Bilaam, the main character of this week’s Torah portion, is one of few non-Israelites the Tanakh considers a mediator of God’s will. His words carry the weight of divine speech; anyone Bilaam curses is cursed, and anyone he blesses is blessed. Balak, king of Moab, stands in awe of him and is ready to pay an enormous sum to have Bilaam do his bidding.
There seems to be a gap in Bilaam’s power, however. Towards the beginning of his journey from home towards the Israelite camp, Bilaam is riding on his donkey. The donkey is being pretty stubborn, it seems, and keeps veering off the road — first into a field, then crushing Bilaam’s foot against a wall and finally simply stopping and crouching down in the middle of the road. Each time Bilaam responds violently, hitting the donkey with larger and larger objects. Bilaam, a mystic powerful enough to destroy an entire people with his words, cannot convince his donkey to move. Bilaam even threatens to beat to death the donkey that has served as his means of transportation since the day he was born. When God opens Bilaam’s eyes to reveal the sword-waving angel blocking the road that his donkey could see the whole time, the sorcerer is positively humiliated.
Bilaam has an abusive relationship with his donkey. He refuses to listen to the nonverbal messages sent by his trustworthy animal, messages that are actually preserving his life. Instead Bilaam acts with disloyalty and abject cruelty. The reader becomes curious about how Bilaam treats other people, particularly those subordinate to him. Is it any wonder that the rabbis attach to Bilaam the sobriquet, “Bilaam the Evil”?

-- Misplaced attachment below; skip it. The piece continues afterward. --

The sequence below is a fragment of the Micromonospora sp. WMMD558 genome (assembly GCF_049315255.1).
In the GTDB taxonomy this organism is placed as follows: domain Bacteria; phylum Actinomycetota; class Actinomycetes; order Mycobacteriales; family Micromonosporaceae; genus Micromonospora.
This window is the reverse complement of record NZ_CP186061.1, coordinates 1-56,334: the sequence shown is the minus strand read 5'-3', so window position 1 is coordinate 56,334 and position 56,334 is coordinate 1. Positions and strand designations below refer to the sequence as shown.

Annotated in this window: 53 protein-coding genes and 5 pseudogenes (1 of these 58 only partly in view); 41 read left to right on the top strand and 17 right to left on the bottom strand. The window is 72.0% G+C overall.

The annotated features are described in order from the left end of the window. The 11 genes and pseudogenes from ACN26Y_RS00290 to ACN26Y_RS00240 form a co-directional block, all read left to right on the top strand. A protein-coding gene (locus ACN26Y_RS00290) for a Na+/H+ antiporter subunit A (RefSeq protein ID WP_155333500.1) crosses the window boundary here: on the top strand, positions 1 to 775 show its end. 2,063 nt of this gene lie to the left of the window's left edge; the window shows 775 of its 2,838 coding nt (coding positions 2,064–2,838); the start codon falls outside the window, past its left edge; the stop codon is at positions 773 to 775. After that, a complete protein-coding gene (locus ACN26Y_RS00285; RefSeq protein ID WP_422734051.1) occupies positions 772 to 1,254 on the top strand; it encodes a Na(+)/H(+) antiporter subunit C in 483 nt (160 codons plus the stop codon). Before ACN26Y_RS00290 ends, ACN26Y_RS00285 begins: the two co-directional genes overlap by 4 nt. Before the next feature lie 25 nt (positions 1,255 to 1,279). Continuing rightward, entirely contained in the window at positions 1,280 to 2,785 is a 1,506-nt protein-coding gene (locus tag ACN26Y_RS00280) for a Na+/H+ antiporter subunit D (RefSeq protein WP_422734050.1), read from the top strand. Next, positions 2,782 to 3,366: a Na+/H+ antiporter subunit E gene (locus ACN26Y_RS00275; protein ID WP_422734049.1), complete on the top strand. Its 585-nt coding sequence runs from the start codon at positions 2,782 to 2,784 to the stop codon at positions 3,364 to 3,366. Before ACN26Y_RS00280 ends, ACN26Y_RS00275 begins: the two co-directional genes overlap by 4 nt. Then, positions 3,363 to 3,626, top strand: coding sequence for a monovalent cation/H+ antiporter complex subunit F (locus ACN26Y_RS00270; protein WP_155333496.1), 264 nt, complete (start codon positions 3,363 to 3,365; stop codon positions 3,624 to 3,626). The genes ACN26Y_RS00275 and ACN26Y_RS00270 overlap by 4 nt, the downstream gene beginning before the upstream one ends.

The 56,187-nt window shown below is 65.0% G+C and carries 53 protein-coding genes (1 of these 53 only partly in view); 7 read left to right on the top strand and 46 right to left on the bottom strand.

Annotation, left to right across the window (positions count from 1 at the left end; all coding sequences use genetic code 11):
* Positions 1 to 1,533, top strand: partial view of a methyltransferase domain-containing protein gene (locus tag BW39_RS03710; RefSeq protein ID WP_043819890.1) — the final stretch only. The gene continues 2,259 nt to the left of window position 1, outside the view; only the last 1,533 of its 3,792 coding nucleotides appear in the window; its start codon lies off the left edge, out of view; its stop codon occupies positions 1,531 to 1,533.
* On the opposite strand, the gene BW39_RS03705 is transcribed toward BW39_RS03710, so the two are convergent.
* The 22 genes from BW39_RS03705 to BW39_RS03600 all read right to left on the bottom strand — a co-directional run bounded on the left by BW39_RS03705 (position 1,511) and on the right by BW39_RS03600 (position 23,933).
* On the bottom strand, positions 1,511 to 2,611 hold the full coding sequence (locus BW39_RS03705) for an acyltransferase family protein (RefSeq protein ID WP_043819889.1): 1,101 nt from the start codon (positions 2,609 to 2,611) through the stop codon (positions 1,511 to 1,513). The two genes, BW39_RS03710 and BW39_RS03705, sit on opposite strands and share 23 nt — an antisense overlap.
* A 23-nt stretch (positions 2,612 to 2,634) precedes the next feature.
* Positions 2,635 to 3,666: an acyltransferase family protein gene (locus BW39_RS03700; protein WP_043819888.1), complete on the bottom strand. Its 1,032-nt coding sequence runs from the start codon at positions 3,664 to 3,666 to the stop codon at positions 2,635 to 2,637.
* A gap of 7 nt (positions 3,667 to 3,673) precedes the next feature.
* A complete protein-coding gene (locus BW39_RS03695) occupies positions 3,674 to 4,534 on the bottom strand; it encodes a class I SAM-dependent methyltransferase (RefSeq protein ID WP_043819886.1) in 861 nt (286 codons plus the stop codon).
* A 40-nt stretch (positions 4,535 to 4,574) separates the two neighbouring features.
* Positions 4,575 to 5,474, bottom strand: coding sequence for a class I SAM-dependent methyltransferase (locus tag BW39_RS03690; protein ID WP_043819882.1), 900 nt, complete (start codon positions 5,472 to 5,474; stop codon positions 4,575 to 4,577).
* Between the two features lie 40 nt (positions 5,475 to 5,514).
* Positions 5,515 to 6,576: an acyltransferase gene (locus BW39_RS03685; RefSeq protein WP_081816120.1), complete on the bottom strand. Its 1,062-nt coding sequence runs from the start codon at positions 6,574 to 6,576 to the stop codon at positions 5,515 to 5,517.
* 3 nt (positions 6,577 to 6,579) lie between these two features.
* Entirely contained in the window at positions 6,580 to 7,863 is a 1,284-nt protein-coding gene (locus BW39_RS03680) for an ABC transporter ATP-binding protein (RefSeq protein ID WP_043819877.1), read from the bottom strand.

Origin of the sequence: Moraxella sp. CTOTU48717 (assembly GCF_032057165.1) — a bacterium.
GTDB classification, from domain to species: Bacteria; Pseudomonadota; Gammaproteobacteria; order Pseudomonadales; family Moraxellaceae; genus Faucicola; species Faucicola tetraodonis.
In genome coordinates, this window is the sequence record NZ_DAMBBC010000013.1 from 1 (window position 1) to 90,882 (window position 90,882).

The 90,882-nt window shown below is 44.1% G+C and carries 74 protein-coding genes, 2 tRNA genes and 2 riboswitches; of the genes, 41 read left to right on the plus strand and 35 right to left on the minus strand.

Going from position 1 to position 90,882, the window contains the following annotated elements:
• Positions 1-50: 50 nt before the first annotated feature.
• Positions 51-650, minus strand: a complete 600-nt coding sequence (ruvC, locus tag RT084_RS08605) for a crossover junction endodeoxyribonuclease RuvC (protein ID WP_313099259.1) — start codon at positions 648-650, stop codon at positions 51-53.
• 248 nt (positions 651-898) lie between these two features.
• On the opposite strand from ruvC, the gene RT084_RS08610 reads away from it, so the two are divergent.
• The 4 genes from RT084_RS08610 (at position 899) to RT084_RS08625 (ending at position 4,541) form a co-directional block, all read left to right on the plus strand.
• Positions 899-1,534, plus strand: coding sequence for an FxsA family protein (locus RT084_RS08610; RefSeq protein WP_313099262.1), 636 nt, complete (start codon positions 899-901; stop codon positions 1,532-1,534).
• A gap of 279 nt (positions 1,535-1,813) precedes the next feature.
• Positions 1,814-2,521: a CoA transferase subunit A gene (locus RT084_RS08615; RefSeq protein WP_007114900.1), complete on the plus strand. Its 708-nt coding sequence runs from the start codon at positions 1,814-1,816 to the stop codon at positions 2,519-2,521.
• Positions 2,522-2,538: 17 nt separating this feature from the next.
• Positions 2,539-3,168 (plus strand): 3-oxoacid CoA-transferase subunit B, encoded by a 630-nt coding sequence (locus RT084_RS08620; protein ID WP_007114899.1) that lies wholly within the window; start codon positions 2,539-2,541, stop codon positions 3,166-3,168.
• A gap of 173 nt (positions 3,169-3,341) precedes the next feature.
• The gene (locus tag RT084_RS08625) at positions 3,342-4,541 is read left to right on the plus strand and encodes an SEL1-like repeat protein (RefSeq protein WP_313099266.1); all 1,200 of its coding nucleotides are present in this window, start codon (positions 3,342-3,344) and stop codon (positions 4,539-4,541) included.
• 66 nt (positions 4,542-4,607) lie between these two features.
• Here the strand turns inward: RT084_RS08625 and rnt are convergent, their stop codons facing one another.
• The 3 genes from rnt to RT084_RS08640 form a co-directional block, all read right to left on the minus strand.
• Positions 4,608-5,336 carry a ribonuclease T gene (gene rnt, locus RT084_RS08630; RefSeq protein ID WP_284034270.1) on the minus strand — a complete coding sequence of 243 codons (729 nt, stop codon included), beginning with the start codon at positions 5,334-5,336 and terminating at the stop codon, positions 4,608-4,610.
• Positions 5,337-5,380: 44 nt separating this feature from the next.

Contrast Bilaam to Moses. Exodus Rabbah, a medieval collection of stories about the liberation of the Israelites from slavery in Egypt, tells a tale of the young Moses working as a shepherd. One day, a lamb wanders from the flock. Moses follows the lamb’s tracks for some time and discovers the lamb inside a cave by a pool of water, drinking. Rather than punishing the lamb for straying, Moses allows the tired, thirsty lamb to drink its fill. He then lifts it on his shoulders carries it back to the flock. Our rabbis imagine Moses’ compassionate character inspiring God to appoint him leader – shepherd – of the Israelites.
Whenever we find ourselves in positions of power, we face a choice: to behave with violence or compassion, cruelty or patience. It is up to each of us to decide, in every situation, to choose the path of Moses over that of Bilaam.